Link them up and make it easy for the audience to explore your content in more depth.
Change the picture
We know the world is becoming more and more visual. Perhaps the first time you wrote something, you couldn’t find the right visual. Or perhaps the one you chose is looking dated or tired.
Change it now.
Update the featured image. Post new links on social with the new image. Make sure it has the right alt-image attributes for your keywords.
You’ll be surprised how many people end up on articles just because they are tempted in by a great looking thumbnail. A new image can improve how relevant an article seems, and also how up to date. Also if you’re using stock images, then there can be overuse going on, and you’ve seen the same image crop up in lots of places, for lots of different kind of subjects.
If you’ve seen it everywhere, your audience probably has as well. Give them something new to look at.
Renew, republish and repromote
Things like stats, dates and links go out of date, so check that your post is up to date for all of these. New information might now be available that changes what you originally wrote, or adds to your argument in some way.
When you do make some key changes, then it’s worth calling out this out at the top of the post, and then changing the publish date to the date you’re now writing it on. This means it’ll come to the top of your blog feed and potentially get new eyes on it.
If someone has read the previous version, then you’re calling out straightaway that you’ve updated it, rather than it being brand new. You can even give a quick overview of the changes. That way they won’t get annoyed when they get halfway through and realise they’ve read some of it before.
Whatever you do, don’t’ forget to repromote the “new” version. Accidental finds are nice but tend not to pay the bills.
Change the format
If you create videos or podcasts, then you can convert that into a blog post fairly easily, but with some help. Try a service like Rev.com to transcribe your audio from video or podcast into text. That way you’ve got 90% of a post ready to go.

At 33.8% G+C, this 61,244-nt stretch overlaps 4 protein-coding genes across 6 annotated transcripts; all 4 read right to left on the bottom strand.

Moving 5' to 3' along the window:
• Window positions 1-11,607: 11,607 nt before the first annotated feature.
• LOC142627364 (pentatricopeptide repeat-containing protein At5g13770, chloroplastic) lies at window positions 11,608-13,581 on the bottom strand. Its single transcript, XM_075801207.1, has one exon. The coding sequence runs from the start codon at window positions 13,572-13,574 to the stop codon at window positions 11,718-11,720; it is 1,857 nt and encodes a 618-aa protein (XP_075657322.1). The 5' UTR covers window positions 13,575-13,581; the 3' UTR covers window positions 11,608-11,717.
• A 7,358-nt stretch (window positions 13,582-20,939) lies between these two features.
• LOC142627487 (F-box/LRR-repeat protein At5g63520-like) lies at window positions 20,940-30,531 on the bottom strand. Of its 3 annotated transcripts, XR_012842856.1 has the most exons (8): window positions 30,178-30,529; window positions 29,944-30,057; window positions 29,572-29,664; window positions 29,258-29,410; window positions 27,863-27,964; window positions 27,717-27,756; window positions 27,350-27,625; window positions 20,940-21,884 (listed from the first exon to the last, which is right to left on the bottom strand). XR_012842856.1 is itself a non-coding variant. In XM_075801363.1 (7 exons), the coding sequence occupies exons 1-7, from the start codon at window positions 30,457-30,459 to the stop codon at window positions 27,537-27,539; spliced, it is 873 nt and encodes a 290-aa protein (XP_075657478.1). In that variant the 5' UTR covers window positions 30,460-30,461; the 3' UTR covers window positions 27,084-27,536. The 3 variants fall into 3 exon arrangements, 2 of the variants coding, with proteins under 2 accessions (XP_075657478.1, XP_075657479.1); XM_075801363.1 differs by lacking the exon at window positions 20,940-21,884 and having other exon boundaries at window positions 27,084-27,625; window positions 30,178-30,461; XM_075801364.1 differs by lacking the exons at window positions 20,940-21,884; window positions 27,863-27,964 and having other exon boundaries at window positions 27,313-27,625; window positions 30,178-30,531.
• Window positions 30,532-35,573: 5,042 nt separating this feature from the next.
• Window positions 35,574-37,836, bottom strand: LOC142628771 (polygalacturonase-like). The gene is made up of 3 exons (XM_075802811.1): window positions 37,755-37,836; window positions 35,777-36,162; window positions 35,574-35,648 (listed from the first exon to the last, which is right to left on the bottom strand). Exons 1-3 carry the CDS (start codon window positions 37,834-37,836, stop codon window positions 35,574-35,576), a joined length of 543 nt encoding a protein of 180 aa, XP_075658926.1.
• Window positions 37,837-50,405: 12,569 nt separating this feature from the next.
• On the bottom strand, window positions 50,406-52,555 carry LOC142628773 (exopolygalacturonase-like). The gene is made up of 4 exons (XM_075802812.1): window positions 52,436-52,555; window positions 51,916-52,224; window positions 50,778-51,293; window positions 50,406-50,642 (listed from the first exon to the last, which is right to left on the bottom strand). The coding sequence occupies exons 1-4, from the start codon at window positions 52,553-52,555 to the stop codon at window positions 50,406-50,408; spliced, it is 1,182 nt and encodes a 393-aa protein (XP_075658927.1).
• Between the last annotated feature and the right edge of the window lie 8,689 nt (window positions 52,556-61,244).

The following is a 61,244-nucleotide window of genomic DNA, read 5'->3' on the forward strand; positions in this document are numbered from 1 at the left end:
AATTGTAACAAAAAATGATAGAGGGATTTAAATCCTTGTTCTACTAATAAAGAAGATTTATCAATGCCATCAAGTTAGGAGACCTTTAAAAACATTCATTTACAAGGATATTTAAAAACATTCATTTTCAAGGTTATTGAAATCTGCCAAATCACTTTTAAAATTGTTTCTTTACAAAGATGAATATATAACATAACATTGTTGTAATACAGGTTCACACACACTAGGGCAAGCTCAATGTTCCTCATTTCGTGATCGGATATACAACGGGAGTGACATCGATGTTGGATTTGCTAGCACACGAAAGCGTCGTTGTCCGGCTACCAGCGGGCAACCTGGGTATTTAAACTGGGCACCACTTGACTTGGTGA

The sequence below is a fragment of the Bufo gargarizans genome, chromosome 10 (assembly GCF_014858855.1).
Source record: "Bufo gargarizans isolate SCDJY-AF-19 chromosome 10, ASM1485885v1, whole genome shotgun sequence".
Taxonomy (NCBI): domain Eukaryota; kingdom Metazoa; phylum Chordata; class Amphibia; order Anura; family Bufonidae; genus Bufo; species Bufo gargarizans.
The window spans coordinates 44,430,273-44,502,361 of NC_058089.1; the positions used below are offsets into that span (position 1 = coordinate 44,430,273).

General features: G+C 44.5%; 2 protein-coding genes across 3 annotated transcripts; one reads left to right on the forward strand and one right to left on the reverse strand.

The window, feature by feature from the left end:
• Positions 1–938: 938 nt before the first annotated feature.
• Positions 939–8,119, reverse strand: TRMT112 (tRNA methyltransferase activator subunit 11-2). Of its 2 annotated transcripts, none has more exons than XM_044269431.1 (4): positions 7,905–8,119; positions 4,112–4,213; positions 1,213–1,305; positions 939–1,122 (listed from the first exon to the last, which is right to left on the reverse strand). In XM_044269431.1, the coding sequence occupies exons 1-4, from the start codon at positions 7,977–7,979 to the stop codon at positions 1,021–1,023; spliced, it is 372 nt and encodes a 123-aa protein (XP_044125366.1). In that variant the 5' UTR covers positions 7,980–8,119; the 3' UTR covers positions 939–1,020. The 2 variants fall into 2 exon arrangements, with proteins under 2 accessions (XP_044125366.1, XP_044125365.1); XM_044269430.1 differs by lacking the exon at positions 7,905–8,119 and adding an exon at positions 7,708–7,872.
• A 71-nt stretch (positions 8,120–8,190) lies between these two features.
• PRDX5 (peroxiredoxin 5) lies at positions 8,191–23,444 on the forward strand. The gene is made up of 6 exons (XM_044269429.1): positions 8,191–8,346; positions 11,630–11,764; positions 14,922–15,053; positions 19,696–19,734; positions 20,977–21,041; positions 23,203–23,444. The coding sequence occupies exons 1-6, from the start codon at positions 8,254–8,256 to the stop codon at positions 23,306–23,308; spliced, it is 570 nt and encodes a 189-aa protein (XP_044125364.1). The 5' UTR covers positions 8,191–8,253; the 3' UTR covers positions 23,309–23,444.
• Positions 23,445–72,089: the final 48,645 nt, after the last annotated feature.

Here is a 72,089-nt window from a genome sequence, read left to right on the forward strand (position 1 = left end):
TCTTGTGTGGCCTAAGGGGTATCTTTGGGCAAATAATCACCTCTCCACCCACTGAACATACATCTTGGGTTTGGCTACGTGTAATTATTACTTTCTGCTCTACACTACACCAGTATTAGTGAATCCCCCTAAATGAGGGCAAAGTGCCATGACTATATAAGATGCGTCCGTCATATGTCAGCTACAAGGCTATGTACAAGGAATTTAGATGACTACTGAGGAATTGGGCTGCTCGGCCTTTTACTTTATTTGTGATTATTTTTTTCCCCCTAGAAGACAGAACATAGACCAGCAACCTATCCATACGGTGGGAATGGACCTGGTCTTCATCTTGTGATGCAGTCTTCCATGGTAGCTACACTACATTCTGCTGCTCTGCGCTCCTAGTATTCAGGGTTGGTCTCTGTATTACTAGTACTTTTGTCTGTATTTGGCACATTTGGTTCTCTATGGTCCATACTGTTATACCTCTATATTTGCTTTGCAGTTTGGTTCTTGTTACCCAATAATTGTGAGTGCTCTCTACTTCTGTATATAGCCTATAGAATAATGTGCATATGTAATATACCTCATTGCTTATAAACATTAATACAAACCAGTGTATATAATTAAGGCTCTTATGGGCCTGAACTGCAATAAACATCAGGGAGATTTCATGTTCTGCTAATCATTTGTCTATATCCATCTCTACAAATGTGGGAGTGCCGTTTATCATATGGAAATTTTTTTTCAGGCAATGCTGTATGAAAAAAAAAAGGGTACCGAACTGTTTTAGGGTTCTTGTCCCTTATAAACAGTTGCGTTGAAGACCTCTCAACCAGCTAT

People like to get their information in different ways, and not every day is it about watching or listening. It also applies in reverse. If you’ve got a strongly performing written post, can you create a video or podcast from that?
With both routes, you’ve already done the majority of the work with your first format, so this should make for efficient use of your time. Plus you know that it was something that people were interested in, so you’ve got a good chance of it being so again.
Break it down
If you’ve got a very in-depth, lengthy post, then you might look to break it down into manageable chunks for other channels. For example, you could create several Instagram posts, with the right images, to pull out particular points. That might be enough to pique people’s interest to investigate the full post.
Work out how many points you can take from the original post, and then find eye-catching images to go with each one. It’s worth planning out your text to tell the story. This probably isn’t the time for half a dozen words written on the cuff. Also, do your homework on finding appropriate hashtags to use with each post.
Half a dozen ways to start your recycling efforts, appropriate for Zero Waste Week and Second Hand September. Like donating things to charity shops, it’s not about offloading rubbish; it’s about giving things a new life. It’s also about seeing your time as a valuable resource and using it in the most efficient way.
What’s your best tip on how you reuse content?